If you're new to hi-fi, you might not be aware that, from approximately 1985 to 2005, the world was awash with hi-fi shows. With the exception of the summer months, on any weekend you could find a show somewhere in the world. From September to October, there were so many that they overlapped, and you might have to choose between, say, a show in New York and one in Milan (if your travel budget allowed).
An editor once told me that in a given year, at a time when many countries had regional as well as national shows, he was away for 35 weekends. The UK alone had shows in London, Bristol, Brighton, Bolton, and Northern Ireland. It's hard to believe this now, when all but a few of the shows are so scandalously lame, poorly organized, and insufficiently supported as to be not worth attending.
They've gotten so bad that a semi-annual "jumble sale" in the UK, held by the estimable John Howes every February and October, attracts more people for six hours on two Sundays than the alleged London show does for a whole weekend. And yet the latter contains new products displayed by exhibitors who are either importers or manufacturers, in the manner of traditional shows, while John's consists of 150 or so tables filled with second-hand equipment for sale from private individuals. His is easily the more interesting of the two events.
I'm not in a "naming and shaming" mode here -- those who attend shows know which are worthwhile and which are farcical. I attended one in New York (Manhattan, for goodness' sake!) and managed to visit every room in 90 minutes. I've had lunches that lasted longer than that. Back in the day, when Stereophile organised it, you needed the whole weekend, and a pair of roller skates, just to drop in on every exhibitor in the Big Apple.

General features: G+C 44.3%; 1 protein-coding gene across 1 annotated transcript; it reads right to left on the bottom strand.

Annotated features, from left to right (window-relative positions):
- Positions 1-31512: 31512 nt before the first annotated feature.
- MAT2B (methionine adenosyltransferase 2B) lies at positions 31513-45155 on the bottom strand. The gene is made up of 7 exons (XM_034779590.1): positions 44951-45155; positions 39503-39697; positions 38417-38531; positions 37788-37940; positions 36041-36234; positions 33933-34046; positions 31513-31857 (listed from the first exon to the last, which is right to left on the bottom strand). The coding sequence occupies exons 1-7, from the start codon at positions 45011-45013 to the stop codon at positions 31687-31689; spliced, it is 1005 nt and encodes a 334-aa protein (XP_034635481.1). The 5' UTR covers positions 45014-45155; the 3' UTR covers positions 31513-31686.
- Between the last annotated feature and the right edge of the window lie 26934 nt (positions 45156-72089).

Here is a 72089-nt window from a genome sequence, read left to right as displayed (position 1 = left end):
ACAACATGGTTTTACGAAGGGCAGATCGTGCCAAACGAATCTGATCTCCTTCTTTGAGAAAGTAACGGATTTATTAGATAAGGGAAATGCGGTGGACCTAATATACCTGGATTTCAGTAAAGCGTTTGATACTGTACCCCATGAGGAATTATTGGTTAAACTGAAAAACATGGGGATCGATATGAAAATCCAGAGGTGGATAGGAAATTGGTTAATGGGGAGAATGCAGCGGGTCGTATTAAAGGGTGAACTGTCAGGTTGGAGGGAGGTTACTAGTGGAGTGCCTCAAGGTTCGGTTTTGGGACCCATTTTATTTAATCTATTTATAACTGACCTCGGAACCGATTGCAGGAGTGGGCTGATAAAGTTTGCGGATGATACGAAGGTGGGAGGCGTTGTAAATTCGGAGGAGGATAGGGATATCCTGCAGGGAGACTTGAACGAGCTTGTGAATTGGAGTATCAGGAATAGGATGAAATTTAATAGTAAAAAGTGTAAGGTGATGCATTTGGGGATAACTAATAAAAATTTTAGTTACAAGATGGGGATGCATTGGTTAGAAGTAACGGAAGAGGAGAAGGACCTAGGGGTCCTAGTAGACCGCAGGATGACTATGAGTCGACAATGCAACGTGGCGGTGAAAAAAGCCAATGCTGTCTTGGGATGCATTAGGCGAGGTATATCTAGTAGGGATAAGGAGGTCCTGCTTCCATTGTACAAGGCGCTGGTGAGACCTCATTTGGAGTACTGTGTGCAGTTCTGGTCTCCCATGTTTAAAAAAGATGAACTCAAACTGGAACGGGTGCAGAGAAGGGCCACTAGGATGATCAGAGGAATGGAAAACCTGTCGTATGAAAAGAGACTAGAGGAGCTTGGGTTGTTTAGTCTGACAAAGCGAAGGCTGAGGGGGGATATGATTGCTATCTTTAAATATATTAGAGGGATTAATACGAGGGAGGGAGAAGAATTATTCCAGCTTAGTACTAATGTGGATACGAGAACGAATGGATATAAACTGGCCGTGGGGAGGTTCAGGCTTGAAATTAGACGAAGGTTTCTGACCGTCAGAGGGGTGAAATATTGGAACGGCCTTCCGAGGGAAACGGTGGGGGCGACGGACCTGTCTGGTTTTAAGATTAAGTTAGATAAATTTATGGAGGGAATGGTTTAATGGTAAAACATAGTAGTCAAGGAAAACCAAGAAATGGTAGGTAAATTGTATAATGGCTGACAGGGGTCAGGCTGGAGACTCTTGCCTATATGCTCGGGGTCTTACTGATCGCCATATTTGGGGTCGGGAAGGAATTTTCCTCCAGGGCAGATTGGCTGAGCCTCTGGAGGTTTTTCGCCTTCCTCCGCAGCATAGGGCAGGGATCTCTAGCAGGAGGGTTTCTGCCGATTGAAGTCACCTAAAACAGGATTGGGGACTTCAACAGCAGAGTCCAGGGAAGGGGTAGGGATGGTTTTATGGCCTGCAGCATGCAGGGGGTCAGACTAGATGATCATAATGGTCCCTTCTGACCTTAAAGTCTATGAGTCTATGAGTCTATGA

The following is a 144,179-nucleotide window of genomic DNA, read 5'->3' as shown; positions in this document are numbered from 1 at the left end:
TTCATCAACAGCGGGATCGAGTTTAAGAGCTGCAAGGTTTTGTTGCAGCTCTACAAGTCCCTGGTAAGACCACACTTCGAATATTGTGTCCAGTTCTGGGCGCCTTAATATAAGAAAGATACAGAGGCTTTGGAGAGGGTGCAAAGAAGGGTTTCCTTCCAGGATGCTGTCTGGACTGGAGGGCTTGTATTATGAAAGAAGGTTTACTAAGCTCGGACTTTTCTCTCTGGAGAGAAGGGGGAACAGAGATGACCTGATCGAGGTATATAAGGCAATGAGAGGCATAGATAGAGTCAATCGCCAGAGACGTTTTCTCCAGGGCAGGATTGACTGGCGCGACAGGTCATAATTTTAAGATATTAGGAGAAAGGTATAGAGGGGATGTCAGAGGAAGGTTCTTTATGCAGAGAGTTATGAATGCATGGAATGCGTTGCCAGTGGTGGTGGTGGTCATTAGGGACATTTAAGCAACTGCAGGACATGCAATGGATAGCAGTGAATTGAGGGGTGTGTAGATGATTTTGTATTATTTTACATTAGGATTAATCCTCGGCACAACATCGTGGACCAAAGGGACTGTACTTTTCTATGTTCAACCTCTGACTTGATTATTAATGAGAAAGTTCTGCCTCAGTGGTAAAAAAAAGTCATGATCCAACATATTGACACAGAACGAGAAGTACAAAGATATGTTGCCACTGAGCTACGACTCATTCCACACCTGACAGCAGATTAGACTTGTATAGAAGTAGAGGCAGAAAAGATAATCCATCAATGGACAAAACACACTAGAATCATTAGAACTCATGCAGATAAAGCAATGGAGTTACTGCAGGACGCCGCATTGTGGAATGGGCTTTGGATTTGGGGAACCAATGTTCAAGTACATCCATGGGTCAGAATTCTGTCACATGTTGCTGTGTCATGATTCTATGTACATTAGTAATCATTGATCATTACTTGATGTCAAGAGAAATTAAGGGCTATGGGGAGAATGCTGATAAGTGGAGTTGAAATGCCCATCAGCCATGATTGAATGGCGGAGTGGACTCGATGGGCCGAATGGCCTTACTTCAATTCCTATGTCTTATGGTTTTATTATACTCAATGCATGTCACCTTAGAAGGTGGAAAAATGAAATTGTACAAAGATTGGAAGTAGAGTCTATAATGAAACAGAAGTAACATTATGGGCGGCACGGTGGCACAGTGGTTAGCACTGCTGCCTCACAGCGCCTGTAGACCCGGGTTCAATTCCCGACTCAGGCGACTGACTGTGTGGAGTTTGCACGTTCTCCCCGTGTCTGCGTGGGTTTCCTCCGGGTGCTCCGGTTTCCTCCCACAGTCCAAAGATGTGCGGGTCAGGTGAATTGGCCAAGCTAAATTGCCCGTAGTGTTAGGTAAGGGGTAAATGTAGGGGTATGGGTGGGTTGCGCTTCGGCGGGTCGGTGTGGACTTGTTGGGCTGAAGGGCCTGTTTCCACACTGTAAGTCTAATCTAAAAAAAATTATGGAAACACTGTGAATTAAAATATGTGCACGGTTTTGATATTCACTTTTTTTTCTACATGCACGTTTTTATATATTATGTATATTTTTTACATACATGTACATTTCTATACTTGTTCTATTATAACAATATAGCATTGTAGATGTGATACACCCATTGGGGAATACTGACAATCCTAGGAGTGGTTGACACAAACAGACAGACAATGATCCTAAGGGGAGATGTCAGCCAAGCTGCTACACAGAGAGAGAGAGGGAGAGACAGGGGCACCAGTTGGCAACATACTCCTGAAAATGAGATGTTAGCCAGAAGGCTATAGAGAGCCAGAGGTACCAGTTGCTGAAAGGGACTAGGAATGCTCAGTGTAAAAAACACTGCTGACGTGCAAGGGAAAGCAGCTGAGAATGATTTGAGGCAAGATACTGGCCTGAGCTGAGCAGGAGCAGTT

How has it come to pass that half the world's hi-fi shows are so utterly miserable and bereft of appeal? And given that there are far fewer than before, surely the quality should have gone up thanks to fewer demands on manufacturers' promotional resources? The problems are manifold, mirroring the crisis at retail level, but the greatest cause of the demise of hi-fi shows has to be the two-pronged assault of an aging market and lower overall interest in specialty audio.
Aside from TOP Audio in Milan, which manages to attract families and, yes, women, the bulk of visitors at nearly all the remaining shows seem to be old farts, almost entirely male, regarded (privately) with contempt by the exhibitors as "the usual suspects": brochure-collecting "tire kickers" who don't actually buy hi-fi but attend shows to whine and bitch about equipment they have no intention of acquiring. Sadly, they outnumber those in attendance who want to experience equipment they are actually considering for purchase.
Ken holds court at CES 2013 (shown with him in photo: Alan Sircom, Jeff Fritz, and Hans Wetzel).
Which raises the question: why do hi-fi shows even exist? One must acknowledge that there are two separate audiences for shows: trade and public. For the trade, it's clear-cut. Dealers and distributors use shows as a handy way to see as much as possible in one go, either to get hands-on experience of new models from the brands they handle, or to seek out new lines. The other trade element is the press, which attends shows to gather news. For the manufacturers or distributors who exhibit, it's a no-brainer: maximum exposure in one fell swoop. So far, so obvious.